SALT LAKE CITY -- The stereotype of a successful innovator is some combination of mad scientist and inventor working in a garage and emerging with a new technology or product that takes the world by storm.
However, a new research-based book contends that many of the most creative and successful business innovators are actually found within large corporate structures-and they are far from your typical corporate drones.
Abbie Griffin, marketing expert and professor at the University of Utah's David Eccles School of Business, wrote Serial Innovators: How Individuals Create and Deliver Breakthrough Innovations in Mature Firms--along with co-authors Ray Price of Stanford and Bruce Vojak of the University of Illinois at Urbana-Champaign--to showcase successful serial innovators, and show companies how best to use the creative minds in their workplaces.
"These people don't fit into your typical organizational boxes," Griffin says. "They are the proverbial square pegs in round holes. They do more than just the typical inventor in the research-and-development lab does. Instead of just knowing about technology and technology strategy, they also know about business and markets, and they want to do their own market research."
Griffin and her co-authors interviewed more than 50 serial innovators, and many more of their co-workers, managers and human-resources administrators, through years of research in order to gain an understanding of what makes these creative people tick. They found serial innovators in a variety of roles, in fields including electronics, medical devices, agri-chemical, engineering, the heavy equipment business of Caterpillar and the feminine-hygiene consumer-product field of the Always Ultra pad, created by Proctor & Gamble serial innovator Tom Osborn. Osborn's story opens the book, published by Stanford University Press and available now on Amazon.com.
"Here's a guy working in a category where men aren't usually thought of as the target market, and yet he actually reframed that entire category and created products that have produced billions of dollars in profit while materially changing women's lives for the better," Griffin says, noting that Osborn was actually in separation talks twice with P&G management over his daring innovations with the Always products.
Osborn's experience points to one of the main goals of Serial Innovators; besides introducing the reader to noteworthy success stories of people like Osborn, the book is a tool for corporations. The authors describe how to find serial innovators, how to support innovators properly within an existing organizational structure, how to motivate them and enable their skills to shine, how to find them during the interviewing process, and how to keep them once the benefits of the serial innovators to the company are evident.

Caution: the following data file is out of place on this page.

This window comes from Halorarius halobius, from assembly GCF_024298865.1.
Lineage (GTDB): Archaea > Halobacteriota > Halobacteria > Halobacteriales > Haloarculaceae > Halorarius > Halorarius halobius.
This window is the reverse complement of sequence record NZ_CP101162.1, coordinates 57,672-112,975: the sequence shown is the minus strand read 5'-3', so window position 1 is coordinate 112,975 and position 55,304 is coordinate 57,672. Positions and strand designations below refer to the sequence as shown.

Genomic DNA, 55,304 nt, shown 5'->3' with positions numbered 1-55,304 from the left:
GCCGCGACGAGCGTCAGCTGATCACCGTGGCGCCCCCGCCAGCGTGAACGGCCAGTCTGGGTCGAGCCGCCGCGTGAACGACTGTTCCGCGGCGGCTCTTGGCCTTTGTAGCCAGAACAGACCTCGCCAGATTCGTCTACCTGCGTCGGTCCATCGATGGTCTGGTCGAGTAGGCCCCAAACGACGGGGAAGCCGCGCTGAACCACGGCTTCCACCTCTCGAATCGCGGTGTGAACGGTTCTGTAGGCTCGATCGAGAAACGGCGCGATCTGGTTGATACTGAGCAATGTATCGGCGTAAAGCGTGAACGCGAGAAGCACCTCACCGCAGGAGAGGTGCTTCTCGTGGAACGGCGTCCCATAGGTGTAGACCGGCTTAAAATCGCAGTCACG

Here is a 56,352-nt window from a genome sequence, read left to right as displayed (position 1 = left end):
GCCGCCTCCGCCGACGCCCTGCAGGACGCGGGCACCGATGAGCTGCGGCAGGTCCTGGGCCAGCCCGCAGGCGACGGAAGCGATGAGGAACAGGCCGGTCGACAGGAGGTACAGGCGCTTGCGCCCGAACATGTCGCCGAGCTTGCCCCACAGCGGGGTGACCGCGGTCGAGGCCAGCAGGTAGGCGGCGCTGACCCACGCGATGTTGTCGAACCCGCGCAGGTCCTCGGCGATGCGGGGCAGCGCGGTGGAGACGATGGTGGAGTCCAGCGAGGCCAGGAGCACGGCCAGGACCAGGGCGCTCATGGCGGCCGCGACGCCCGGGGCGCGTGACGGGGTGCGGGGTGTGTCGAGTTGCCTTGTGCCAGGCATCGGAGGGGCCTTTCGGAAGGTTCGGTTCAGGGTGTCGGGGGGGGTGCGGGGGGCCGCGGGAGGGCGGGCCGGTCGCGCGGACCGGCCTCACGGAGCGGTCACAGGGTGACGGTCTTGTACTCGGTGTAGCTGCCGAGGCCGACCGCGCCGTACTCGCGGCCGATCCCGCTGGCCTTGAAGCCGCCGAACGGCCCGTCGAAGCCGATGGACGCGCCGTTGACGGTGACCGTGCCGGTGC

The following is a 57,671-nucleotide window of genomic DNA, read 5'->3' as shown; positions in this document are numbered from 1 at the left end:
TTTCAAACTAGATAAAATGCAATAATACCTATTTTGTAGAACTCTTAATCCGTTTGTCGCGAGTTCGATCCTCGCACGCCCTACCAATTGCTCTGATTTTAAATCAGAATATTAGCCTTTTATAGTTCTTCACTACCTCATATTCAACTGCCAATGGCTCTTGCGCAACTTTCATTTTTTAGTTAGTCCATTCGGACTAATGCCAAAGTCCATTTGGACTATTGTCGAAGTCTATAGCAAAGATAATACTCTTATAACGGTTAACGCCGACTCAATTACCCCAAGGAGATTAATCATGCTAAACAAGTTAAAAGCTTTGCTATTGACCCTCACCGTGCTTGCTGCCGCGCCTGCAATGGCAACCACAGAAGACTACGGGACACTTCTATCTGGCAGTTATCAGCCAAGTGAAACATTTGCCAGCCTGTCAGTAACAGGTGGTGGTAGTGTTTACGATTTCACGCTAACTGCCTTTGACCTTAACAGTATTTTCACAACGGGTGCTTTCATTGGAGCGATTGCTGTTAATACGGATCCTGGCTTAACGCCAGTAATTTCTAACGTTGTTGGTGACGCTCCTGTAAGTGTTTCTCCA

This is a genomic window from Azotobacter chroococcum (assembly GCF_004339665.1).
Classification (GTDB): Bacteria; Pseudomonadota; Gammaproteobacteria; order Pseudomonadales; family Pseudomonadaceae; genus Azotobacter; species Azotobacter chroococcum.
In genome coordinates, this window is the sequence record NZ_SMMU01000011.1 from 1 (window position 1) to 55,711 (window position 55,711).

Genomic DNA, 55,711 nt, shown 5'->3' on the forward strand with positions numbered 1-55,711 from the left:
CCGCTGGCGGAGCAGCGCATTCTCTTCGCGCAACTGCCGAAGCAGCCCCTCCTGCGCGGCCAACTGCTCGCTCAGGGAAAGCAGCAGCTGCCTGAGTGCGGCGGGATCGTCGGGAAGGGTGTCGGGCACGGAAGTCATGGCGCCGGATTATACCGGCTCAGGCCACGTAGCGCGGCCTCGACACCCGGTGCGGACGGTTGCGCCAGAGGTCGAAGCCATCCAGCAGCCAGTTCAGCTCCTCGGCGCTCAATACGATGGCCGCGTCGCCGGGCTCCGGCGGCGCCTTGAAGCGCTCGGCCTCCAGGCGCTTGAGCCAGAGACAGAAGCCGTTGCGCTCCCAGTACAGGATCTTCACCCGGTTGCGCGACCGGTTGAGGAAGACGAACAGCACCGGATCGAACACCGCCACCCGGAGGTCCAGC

Griffin and her co-authors found that companies have found several ways to manage their serial innovators. Some companies have created Fellow programs, giving their in-house talent great freedom and flexibility. Some serial innovators were given positions that put them between the Chief Marketing Officer and Chief Technology Officer, directly reporting to the CEO in the corporate structure. And some have left their innovators in the companies' R&D departments, pairing them with managers who understand how to get the most out of the serial innovators' unique talents. In one case, the authors found a serial innovator who worked with the same manager for 26 years, and the duo moved up the corporate hierarchy together.
As much as large companies need to find and nurture serial innovators among their employees, the authors found that the innovators also need that large corporate culture to flourish. They are politically savvy in the workplace because they have to be to get their creative visions to come to fruition, and they have to establish extensive networks both inside and outside their organization.
"They need the organization," Griffin says. "They are not a Steve Jobs. Serial innovators are not entrepreneurs and they don't want to be in a small business. They like the resources of a large business. They like the like-minded, knowledgeable colleagues. They need both the technical and financial resources of a large company."